I will be honest with you here. I have never cycled a tank this way. I know the principals behind it so I will say this. I would start over if it was me. I would drain the tank. Fill it back up with dechlorinated water. Add a small amount of fish food once a day. Once you get a ammonia reading you can adjust how much "food" you add. I would keep the ammonia somewhere around 1ppm. From there you should shortly see nitrites(say shortly but could take days or weeks). Once those are there and nitrates start showing up the nitrites should start dropping. The whole time keep the ammonia up as this is what is feeding the other bacteria.. once you have ammonia levels no nitrite levels and have nitrate levels. I would do a water change, vacuum the gravel (to get rid of any excess food). This will help bring down the ammonia and some of the nitrates.
Ammonia should never be higher then .25 with fish in the tank. Nitrites are deadly at any level to fish, and nitrates should be below 40 some will say less then 20.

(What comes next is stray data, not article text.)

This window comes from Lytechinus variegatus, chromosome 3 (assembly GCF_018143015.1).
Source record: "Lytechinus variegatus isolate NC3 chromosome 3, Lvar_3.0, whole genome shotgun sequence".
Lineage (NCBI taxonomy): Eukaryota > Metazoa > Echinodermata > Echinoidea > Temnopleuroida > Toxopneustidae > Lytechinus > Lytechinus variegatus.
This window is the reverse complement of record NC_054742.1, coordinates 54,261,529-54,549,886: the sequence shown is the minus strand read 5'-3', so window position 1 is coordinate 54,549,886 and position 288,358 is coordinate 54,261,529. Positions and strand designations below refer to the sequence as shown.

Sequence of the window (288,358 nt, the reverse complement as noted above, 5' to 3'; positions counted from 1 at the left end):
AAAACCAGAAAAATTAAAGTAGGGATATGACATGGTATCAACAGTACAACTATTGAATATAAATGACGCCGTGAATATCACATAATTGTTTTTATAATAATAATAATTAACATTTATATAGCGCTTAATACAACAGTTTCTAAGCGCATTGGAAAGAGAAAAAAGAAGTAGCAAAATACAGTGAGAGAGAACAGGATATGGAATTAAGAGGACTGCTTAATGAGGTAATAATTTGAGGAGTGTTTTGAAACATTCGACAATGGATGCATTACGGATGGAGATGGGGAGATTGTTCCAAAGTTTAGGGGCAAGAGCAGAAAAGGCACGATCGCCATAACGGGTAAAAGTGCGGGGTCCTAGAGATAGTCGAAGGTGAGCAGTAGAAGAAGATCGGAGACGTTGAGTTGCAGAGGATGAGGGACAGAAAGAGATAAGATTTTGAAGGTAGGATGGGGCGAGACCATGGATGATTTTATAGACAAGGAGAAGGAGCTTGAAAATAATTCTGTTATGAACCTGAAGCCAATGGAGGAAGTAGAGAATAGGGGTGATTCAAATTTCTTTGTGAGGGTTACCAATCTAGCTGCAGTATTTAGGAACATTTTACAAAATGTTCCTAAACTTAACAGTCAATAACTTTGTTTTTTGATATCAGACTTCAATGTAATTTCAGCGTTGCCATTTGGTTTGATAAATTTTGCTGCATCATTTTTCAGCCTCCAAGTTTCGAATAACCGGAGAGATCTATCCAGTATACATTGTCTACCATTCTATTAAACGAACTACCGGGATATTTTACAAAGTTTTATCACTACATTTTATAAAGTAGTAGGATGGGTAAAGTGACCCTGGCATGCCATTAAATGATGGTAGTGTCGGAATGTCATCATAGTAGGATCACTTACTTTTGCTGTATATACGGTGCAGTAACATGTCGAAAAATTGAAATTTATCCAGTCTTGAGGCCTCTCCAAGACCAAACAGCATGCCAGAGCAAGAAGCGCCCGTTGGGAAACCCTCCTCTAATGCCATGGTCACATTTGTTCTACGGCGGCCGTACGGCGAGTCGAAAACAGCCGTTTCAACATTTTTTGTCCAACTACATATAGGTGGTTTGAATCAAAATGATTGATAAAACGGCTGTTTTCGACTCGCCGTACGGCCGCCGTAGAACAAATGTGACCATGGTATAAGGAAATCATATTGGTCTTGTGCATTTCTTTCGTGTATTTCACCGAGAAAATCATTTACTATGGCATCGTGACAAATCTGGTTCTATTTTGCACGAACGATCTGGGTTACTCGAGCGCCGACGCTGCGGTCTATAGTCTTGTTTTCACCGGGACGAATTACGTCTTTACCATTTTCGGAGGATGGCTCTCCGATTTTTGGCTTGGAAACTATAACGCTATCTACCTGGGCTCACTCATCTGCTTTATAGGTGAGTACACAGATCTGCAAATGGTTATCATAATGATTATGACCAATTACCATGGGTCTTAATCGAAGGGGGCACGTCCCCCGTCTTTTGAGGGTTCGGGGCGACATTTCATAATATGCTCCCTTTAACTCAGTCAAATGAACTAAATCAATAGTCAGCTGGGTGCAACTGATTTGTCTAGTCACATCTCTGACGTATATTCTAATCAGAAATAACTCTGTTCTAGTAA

Last edited by Boredomb; 01-03-2012 at 11:46 AM..
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Old 01-03-2012, 11:42 AM   #10
 
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Originally Posted by djtleek View Post
So should I "feed the tank" now that there are no fish (other than 3 Ghost Shrimp) left? If so, how many times a day should I drop tropical flakes in the tank and how much? Also, no I do not have a pump/airstone. I didn't realize those were a necessity for a tank. Like I said, I am new to this and wrongly trusted the Petsmart person to tell me everything I needed especially after I specifically asked. I am learning every day though. ;)
Lesson 1 -- read a lot of articles on this issue before even buying a tank
Lesson 2 -- IGNORE all chainstore representatives about fish
Lesson 3 -- Go to a single shop aquarium store and ask for advice, look at their aquarium stock and see if they are in good shape (clean water, healthy active fish, etc)
Lesson 4 -- READ some more
Lesson 5 -- if you think you're ready, you're not, read more!
Lesson 6 -- when you're sick of reading, read some more, once you feel like you're asking the right questions, then start building your aquarium.